DOE mulls ‘state of emergency’ over dwindling power reserves

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The Department of Energy (DOE) is seriously studying recommending to President Benigno Aquino 3rd to declare a state of emergency to solve the country’s energy problem.

Energy Secretary Carlos Jericho Petilla said the agency is open to the idea of calling on Aquino to invoke Section 71 of the Electric Power Industry Reform Act (Epira).

Under such provision, Petilla explained, Congress may give the President power to establish additional generating capacity in case there is imminent shortage of supply of electricity.

“We are studying right now if there is a need to invoke Section 71. What I’m saying is we are not close to that idea,” he told reporters on Monday.


Petilla, however, said the move to declare a state of emergency will be considered by the government as a “last recourse” only, not as an immediate reaction to solve the energy problem.

He added that the DOE is studying the power outlook and the private sector’s capability to mitigate the shortfall in power supply.

In case the private sector has no capacity to give additional power supply, Petilla said, that is the only time that the government should come in and build more plants.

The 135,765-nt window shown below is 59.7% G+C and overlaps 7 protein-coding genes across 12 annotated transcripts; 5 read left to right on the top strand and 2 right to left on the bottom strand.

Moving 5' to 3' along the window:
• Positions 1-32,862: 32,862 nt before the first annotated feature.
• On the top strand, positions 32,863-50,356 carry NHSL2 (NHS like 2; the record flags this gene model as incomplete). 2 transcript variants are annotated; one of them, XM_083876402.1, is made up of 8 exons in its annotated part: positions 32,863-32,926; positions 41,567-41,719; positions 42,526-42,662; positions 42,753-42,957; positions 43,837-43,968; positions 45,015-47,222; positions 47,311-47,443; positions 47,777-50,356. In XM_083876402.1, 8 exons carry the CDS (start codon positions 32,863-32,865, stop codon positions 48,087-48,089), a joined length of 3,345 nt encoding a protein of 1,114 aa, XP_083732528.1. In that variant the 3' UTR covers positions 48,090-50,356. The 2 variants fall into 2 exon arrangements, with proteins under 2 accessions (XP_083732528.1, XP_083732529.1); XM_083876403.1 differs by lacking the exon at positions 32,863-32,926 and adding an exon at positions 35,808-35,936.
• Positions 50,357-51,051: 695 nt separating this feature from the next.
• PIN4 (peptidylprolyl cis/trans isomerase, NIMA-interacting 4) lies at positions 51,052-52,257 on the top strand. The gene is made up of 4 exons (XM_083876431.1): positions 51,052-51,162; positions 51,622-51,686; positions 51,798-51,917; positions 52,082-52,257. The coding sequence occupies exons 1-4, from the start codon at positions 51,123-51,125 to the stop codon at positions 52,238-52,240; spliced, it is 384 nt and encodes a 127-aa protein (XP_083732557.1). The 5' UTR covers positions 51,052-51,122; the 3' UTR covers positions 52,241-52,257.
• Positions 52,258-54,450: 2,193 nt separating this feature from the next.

“What I’m saying is, the government can come in and build plants not on the basis of the two-day maintenance but it should be [based on]the entire outlook including in 2016 and 2017,” he added.

Petilla was referring to the maintenance of Ilijan power plant in Batangas last weekend that caused power outages in Luzon, including Metro Manila.

“We have to make sure that additional power plants should solve the bigger problem,” he said.

The DOE chief stressed that in order to solve the power problem, more plants should be constructed.

“The only solution to the problem is more plants. Power shortage can be solved only until we have enough plants coming in and the demands are coming down,” he said.

Petilla, meanwhile, disclosed that the power reserve for the entire week in Luzon is low.

“Even if the operations of Pagbilao and GN power plants[are back]to normal, we are still on yellow alert,” he said.

The National Grid Corp. of the Philippines (NGCP) defines a “yellow alert” as a system condition where the total reserve is less than the capacity of the largest plant online.

As of 6 a.m. Tuesday, the NGCP said the Luzon grid has 676 megawatts while the Visayas has only 70 megawatts of power reserves.

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